Today is 150th anniversary of the birth of Armenian satirist writer Yervand Otyan

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Today is the birthday of the Ottoman Armenian writer, satirist, journalist, publicist, literary critic and translator Yervand Otyan.

Otyan is considered one of the most prolific and significant Armenian satirists along with Hakob Paronyan.

Yervand Otyan was born on September 19, 1869 in Constantinople into a wealthy family. In 1882 he entered the Perperian School, but a year and a half later he switched to home schooling on the recommendation of teachers.

Since his family was educated and appreciated art, in his youth he read a lot and learned French. In 1879, together with his uncle, he made a nine-month trip to the largest cities in Europe.

He began to publish in 1887, joining the newspaper “Hayrenik” (“Homeland”), owned by Arpiar Arpiarian. From 1892 to 1896 Yervand Otyan was an assistant editor of this publication, and from 1896 - its chief editor.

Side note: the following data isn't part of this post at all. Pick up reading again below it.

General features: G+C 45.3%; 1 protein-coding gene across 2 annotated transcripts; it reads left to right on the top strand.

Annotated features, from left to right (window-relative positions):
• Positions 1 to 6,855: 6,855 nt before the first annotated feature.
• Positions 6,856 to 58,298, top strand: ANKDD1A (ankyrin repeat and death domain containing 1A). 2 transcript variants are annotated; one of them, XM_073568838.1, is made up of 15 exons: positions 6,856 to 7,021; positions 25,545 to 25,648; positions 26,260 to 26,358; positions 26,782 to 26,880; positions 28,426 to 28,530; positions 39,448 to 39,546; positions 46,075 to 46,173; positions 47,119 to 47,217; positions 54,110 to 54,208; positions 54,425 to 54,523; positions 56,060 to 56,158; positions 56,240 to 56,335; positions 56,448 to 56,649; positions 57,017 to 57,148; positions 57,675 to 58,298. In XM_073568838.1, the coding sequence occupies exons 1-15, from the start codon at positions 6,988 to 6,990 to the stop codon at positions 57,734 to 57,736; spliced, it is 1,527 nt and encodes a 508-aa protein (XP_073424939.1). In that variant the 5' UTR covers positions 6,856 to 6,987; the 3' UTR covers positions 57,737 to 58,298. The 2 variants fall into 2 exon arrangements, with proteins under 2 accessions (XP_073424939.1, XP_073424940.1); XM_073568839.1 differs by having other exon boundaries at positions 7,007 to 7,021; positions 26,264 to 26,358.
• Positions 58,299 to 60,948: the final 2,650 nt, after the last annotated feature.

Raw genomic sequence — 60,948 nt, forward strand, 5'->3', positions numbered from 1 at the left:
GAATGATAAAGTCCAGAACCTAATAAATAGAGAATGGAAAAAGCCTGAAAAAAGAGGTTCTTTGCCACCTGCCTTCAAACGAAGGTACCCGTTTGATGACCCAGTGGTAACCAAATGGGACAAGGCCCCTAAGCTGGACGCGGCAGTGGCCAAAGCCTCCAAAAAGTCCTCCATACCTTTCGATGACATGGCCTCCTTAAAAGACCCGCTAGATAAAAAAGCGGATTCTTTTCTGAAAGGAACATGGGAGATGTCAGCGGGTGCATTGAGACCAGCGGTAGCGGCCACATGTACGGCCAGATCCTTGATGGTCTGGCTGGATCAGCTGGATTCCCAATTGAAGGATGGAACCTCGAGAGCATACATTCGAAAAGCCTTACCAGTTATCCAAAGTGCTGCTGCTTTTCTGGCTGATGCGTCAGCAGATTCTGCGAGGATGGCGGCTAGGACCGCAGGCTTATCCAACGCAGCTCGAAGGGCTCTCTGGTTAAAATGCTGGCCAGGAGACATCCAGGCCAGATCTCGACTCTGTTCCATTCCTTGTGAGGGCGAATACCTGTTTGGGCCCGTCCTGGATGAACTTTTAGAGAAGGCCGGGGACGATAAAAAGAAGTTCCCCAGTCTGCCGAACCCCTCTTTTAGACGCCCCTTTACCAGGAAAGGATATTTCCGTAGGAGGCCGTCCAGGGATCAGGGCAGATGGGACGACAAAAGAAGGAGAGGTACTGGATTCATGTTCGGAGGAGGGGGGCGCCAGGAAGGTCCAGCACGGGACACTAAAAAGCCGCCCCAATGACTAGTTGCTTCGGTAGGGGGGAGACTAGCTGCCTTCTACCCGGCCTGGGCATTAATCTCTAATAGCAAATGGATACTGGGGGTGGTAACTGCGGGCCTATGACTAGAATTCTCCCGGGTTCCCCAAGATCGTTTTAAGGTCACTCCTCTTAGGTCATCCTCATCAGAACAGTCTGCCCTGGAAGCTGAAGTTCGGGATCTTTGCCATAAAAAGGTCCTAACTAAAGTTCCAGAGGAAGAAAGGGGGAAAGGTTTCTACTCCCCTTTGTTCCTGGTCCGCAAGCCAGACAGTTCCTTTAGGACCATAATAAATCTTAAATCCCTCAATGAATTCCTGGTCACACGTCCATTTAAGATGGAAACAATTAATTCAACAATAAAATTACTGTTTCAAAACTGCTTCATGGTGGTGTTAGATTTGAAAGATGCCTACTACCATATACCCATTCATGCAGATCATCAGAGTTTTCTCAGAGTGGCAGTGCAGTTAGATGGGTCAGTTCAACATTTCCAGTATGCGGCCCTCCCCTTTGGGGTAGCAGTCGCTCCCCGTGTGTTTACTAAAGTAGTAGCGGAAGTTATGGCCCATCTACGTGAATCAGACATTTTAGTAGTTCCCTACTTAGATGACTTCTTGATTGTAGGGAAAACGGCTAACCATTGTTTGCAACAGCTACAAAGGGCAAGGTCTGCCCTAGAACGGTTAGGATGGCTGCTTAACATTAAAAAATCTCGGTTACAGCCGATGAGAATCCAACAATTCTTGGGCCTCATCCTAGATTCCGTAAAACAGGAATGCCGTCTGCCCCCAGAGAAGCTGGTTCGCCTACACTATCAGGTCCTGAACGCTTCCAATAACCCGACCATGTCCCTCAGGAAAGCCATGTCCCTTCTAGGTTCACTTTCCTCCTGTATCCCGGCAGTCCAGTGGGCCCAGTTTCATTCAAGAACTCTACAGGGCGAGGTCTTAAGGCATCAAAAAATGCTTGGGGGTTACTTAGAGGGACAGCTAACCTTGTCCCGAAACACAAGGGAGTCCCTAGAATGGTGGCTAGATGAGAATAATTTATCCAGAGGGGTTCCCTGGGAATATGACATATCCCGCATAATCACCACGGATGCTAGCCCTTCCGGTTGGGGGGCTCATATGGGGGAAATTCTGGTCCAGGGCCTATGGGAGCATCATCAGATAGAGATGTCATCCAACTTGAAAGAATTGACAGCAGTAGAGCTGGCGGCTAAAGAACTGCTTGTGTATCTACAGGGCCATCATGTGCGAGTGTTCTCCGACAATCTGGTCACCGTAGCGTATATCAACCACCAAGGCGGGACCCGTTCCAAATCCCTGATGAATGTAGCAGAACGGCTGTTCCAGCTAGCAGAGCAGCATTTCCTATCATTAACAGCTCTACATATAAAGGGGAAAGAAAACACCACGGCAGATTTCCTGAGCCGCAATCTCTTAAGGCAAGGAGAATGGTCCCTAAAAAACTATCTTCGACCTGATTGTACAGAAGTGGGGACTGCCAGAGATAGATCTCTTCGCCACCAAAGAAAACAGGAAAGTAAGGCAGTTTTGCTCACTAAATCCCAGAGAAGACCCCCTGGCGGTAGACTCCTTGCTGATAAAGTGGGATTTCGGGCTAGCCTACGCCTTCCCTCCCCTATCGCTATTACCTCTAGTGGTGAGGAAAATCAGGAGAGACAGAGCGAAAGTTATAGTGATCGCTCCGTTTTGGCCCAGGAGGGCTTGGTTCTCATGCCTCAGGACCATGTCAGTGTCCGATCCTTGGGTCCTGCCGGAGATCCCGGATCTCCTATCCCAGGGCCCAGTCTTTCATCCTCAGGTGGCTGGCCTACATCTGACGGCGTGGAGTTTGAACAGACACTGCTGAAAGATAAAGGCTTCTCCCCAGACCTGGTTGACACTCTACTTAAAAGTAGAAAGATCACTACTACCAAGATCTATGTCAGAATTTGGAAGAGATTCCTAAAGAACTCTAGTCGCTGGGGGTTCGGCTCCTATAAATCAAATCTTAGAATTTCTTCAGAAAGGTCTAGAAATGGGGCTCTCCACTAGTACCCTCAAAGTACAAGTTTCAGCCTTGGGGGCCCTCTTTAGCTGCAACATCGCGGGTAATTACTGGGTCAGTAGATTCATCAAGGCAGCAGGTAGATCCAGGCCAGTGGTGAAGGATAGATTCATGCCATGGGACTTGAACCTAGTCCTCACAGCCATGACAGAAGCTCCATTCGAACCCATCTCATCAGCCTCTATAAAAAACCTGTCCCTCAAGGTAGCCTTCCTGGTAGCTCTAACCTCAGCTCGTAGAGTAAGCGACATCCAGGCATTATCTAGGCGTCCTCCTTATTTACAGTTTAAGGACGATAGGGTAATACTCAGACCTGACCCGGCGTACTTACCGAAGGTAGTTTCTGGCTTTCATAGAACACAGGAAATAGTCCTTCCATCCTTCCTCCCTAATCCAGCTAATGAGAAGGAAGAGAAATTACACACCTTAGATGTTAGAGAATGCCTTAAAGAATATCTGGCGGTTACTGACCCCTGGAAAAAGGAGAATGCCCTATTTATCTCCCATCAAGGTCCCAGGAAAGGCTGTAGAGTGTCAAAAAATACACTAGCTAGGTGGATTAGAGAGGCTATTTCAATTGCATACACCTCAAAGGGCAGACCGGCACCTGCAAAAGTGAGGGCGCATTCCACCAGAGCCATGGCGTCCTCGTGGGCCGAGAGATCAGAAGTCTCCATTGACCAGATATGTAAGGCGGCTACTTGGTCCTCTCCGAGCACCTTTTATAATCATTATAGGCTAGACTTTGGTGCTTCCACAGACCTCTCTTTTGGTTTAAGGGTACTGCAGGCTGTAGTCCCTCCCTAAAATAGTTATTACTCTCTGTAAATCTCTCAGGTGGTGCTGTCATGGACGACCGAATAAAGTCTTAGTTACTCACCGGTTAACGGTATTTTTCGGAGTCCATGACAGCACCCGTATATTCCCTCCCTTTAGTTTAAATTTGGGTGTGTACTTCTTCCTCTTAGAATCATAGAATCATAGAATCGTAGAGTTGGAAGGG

During his literary career, he initially worked only as a critic and publicist, but since 1892 he also began to write his own fiction stories. Their topics led to conflict with the Ottoman authorities, which is why he was included in the list of “dangerous persons”, therefore, in August 1896, because of the Armenian pogroms, he secretly fled from Constantinople to Athens, having lived abroad for the next twelve years.

During this period, he lived in Cairo, Paris, Alexandria, London and Bombay. Otyan returned to Constantinople only after the Young Turk revolution in 1908. Many of his works were published abroad during the period of forced emigration in the satirical publications he founded in various cities where he temporarily lived.

In 1915, when the Armenian Genocide began in the Ottoman Empire, Otyan, along with some other Armenian cultural figures, was exiled to the Syrian desert, after which he immediately went to the city of Deir ez-Zor, where due to his knowledge of French and Turkish he managed to get the position of a translator at the German consulate.

Otyan supported the establishment of Soviet power in Armenia.

In 1919 he returned to Istanbul and worked exclusively in literary sphere, and was also known for his social activities, organizing the placement of Armenian children undergoing deportation in shelters. In 1922 he left Constantinople and settled in Bucharest, in 1924 he moved to the Lebanese city of Tripoli. In 1925 he moved to Cairo, where he died and was buried.

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